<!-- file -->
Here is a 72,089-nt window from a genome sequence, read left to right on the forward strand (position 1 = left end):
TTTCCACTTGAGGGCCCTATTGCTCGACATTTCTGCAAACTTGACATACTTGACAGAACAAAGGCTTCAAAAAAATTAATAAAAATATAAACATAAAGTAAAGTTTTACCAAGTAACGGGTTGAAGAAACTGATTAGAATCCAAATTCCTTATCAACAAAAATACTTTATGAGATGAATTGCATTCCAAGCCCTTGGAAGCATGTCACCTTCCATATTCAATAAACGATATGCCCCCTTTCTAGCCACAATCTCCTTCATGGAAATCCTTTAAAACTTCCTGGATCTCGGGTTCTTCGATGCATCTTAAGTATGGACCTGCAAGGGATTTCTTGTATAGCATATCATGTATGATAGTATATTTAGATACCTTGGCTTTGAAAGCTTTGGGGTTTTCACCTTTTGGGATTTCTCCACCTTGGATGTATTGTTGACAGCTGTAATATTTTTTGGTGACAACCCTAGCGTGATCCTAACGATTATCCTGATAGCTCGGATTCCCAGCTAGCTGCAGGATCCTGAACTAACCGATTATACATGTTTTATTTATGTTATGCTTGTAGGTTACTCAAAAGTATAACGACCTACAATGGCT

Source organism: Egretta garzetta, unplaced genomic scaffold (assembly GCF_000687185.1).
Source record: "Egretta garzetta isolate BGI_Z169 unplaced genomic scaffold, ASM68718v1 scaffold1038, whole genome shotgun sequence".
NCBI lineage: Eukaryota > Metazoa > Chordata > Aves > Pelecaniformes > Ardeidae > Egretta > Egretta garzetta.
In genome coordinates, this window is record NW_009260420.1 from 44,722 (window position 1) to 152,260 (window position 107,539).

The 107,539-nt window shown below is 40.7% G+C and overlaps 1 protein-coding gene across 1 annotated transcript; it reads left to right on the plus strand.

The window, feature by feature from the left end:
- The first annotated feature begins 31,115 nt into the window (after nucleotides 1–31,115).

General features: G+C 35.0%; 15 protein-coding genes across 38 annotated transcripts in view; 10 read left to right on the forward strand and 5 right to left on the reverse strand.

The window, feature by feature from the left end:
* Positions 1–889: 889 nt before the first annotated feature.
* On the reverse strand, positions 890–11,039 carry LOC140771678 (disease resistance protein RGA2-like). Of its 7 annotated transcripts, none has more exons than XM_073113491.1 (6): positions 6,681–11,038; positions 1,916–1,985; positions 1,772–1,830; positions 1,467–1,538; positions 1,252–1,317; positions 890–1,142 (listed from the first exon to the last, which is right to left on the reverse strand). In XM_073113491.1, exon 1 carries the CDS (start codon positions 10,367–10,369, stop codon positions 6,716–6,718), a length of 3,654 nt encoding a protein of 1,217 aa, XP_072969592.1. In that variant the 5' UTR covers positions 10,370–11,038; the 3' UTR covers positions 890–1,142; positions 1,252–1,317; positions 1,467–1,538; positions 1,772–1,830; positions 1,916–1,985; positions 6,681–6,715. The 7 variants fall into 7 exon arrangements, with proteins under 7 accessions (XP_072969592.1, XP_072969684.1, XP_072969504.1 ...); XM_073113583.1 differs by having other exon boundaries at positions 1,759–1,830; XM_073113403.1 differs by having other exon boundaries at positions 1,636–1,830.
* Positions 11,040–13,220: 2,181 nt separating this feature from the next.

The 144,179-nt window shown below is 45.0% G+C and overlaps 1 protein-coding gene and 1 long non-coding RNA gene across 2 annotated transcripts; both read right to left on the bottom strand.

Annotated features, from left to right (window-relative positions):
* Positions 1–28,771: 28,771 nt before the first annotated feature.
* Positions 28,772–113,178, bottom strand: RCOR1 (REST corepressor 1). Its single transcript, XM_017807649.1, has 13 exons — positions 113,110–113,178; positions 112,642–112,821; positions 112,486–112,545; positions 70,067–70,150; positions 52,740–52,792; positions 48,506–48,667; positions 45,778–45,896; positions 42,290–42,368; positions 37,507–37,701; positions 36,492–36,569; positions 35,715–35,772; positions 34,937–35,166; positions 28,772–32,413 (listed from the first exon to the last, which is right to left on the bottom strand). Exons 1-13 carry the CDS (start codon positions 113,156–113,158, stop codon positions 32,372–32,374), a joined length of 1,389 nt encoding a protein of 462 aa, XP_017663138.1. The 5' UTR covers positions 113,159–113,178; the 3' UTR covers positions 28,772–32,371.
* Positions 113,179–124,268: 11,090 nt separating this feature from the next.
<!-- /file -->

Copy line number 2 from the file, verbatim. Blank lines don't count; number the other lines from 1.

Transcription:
TTTCCACTTGAGGGCCCTATTGCTCGACATTTCTGCAAACTTGACATACTTGACAGAACAAAGGCTTCAAAAAAATTAATAAAAATATAAACATAAAGTAAAGTTTTACCAAGTAACGGGTTGAAGAAACTGATTAGAATCCAAATTCCTTATCAACAAAAATACTTTATGAGATGAATTGCATTCCAAGCCCTTGGAAGCATGTCACCTTCCATATTCAATAAACGATATGCCCCCTTTCTAGCCACAATCTCCTTCATGGAAATCCTTTAAAACTTCCTGGATCTCGGGTTCTTCGATGCATCTTAAGTATGGACCTGCAAGGGATTTCTTGTATAGCATATCATGTATGATAGTATATTTAGATACCTTGGCTTTGAAAGCTTTGGGGTTTTCACCTTTTGGGATTTCTCCACCTTGGATGTATTGTTGACAGCTGTAATATTTTTTGGTGACAACCCTAGCGTGATCCTAACGATTATCCTGATAGCTCGGATTCCCAGCTAGCTGCAGGATCCTGAACTAACCGATTATACATGTTTTATTTATGTTATGCTTGTAGGTTACTCAAAAGTATAACGACCTACAATGGCT